If the cover didn’t tell you that this notebook was different, maybe taking a look at the keyboard will change your mind. Well, it’s not just the keyboard, but the entire surface area of the inside. It’s unlike any notebook I’ve seen before, and a far stretch from Gateway’s previous offerings. One immediate downside I notice, though, is the lack of a numpad. On a 15.6″ notebook, one should be standard, but Gateway had an obvious goal in mind, and losing the numpad wasn’t done without thought.

The clean area around the keyboard isn’t wasted, as there’s orange back-lighting used here to keep you up to date on the various status’ of the notebook. On the right side, the backlight illuminates a volume dial and media keys, and it looks pretty sharp, especially in the dark.

One thing I do really like though is the extremely clean design. Because Gateway moved some of the media buttons to become really subtle, the only button to be found other than the what’s available on keyboard is the power on/off button. You can’t get a much cleaner look than this.

This area of the notebook is produced with two different textures, a glossy plastic around the keyboard, and a faux brushed aluminum palm rest. Both textures integrate well into each other, and the palm rest is one of the best I’ve used to date. Plastic palm rests can end up rubbing against your skin in the wrong way after long periods of use, but I didn’t find that to be the case with the solution here.

Likewise for the touchpad, which is very smooth and easy to use after hours of time. The temperature there never warms up to an uncomfortable level – a big plus. The left and right buttons are flush with the rest of the notebook, and are easy to push if you are in a normal sitting position or even lying down.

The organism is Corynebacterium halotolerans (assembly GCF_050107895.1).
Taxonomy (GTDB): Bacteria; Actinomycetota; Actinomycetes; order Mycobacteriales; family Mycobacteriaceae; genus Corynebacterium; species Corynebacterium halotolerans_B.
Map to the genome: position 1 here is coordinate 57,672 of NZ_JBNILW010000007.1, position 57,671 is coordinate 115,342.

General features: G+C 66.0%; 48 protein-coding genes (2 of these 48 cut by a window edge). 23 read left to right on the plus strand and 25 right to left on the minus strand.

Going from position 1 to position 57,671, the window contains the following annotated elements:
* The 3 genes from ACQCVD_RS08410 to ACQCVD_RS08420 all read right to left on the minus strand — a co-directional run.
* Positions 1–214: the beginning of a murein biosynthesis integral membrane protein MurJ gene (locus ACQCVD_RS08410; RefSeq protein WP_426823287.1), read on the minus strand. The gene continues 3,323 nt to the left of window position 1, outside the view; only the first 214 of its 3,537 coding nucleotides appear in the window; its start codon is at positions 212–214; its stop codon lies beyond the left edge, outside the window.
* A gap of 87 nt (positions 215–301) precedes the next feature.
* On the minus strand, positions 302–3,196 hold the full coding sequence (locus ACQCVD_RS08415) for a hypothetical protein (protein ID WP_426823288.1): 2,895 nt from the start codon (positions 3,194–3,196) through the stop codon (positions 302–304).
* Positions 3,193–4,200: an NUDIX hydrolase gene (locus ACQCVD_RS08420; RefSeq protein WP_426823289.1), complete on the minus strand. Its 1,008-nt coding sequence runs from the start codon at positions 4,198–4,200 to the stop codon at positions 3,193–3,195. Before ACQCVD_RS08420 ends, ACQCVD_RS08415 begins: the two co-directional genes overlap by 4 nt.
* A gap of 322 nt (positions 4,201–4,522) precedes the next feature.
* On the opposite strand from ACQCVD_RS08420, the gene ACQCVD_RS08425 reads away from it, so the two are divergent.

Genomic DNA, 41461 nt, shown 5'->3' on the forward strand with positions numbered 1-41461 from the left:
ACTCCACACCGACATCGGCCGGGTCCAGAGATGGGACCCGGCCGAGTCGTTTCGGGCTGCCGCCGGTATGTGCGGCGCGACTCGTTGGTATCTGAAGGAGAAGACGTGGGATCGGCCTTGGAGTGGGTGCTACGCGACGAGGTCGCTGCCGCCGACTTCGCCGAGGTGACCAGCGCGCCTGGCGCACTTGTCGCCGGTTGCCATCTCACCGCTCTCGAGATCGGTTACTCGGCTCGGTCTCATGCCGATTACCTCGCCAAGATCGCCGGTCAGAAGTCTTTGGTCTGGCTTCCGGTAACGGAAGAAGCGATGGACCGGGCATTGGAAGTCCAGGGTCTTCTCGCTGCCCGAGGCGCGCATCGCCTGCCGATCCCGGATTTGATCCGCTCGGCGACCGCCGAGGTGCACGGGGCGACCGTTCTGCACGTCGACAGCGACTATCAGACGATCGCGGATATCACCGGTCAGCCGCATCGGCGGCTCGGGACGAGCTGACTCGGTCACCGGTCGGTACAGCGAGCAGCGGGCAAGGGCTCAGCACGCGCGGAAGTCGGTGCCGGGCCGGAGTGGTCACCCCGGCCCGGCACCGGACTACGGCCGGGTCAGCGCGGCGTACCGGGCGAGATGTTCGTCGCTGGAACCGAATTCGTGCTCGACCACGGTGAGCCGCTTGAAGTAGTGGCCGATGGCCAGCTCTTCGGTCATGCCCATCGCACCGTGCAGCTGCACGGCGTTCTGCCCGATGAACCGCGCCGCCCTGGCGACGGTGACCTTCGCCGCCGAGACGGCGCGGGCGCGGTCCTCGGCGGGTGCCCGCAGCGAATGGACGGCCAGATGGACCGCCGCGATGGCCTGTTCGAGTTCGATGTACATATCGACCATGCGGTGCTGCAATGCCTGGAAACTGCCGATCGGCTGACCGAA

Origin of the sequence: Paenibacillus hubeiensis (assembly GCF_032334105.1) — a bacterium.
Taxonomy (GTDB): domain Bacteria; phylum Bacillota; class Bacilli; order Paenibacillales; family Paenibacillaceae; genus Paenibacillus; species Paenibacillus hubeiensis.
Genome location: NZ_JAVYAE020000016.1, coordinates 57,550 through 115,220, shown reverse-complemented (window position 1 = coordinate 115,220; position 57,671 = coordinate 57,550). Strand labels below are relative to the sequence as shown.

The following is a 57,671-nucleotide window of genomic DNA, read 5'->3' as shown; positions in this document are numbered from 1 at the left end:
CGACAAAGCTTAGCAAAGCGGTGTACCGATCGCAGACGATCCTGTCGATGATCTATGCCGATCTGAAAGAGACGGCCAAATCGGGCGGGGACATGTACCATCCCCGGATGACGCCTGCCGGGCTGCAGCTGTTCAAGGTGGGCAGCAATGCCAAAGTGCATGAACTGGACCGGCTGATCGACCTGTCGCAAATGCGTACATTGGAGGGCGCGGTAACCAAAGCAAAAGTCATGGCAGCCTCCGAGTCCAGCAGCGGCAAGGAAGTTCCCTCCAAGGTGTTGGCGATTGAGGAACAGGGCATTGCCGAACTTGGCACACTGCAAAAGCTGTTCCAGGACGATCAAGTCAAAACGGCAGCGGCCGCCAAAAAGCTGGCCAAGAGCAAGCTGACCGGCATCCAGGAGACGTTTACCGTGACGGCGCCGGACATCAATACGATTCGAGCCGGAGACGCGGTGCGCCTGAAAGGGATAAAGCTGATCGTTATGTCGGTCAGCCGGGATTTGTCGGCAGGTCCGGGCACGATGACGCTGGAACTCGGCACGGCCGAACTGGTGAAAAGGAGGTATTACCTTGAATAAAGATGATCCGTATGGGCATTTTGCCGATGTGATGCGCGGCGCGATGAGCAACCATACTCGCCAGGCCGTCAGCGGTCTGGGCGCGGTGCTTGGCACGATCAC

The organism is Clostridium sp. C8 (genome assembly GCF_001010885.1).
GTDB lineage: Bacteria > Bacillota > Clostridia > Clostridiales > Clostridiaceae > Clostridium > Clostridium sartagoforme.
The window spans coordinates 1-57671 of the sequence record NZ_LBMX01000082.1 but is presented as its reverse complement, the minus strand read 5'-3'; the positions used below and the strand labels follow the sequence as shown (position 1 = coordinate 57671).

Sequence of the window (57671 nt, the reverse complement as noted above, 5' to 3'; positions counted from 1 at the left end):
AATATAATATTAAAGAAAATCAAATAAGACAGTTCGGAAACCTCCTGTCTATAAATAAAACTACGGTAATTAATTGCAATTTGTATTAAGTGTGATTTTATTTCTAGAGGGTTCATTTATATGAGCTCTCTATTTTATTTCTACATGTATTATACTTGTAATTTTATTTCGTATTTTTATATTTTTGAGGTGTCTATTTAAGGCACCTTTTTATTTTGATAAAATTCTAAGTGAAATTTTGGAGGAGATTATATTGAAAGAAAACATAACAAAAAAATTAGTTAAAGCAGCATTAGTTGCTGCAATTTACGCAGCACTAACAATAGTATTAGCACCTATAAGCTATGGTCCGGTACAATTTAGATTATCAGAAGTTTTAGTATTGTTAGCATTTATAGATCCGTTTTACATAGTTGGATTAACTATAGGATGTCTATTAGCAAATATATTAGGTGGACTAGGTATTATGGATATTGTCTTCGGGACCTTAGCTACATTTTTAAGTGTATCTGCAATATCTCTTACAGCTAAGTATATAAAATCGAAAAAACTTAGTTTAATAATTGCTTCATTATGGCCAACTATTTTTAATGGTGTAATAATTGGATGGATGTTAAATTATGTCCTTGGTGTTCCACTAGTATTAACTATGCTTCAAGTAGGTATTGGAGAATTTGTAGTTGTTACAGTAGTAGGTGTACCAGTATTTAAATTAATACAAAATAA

Now to the keyboard, which is unlike any I’ve ever seen on or off a notebook before. Similar to chiclet-style keys, all keys are elevated equally and feel the same. Those of you who love keyboards that give a little bit of tactile feedback will love this, although it does take a look getting used to, like most notebook keyboards. It took me about an hour before I got on a roll and felt I could type comfortably, and reliably.

In the photo below, you can see how the notebook opens up. During normal use, the bottom of the panel will hide behind the back of the notebook, and the result looks nice overall.

Where connectivity is concerned, the MD7826u has got it all (almost). On the front, you’ll find the audio ports, while on the right-side you’ll have access to two USB ports and also the ODD (DVD-RW).

On the left side is where the vast majority of peripheral connectivity is, with both a VGA and HDMI port available, in addition to a LAN, modem, two more USB ports, an ExpressCard slot and of course, a memory card reader.

I admit that at first, I wasn’t totally sold on the general design of the notebook, especially the cover (I tend to hate “racing stripes”), but after a fair amount of use, the entire design has grown on me. Even though I wasn’t keen on the cover, opening the notebook up changed my mind completely. I absolutely love clean design, and this is about as clean as it gets. Past that, the peripheral connectivity is top-rate. So with that said, on the following page we’ll get a bit more into the specifics.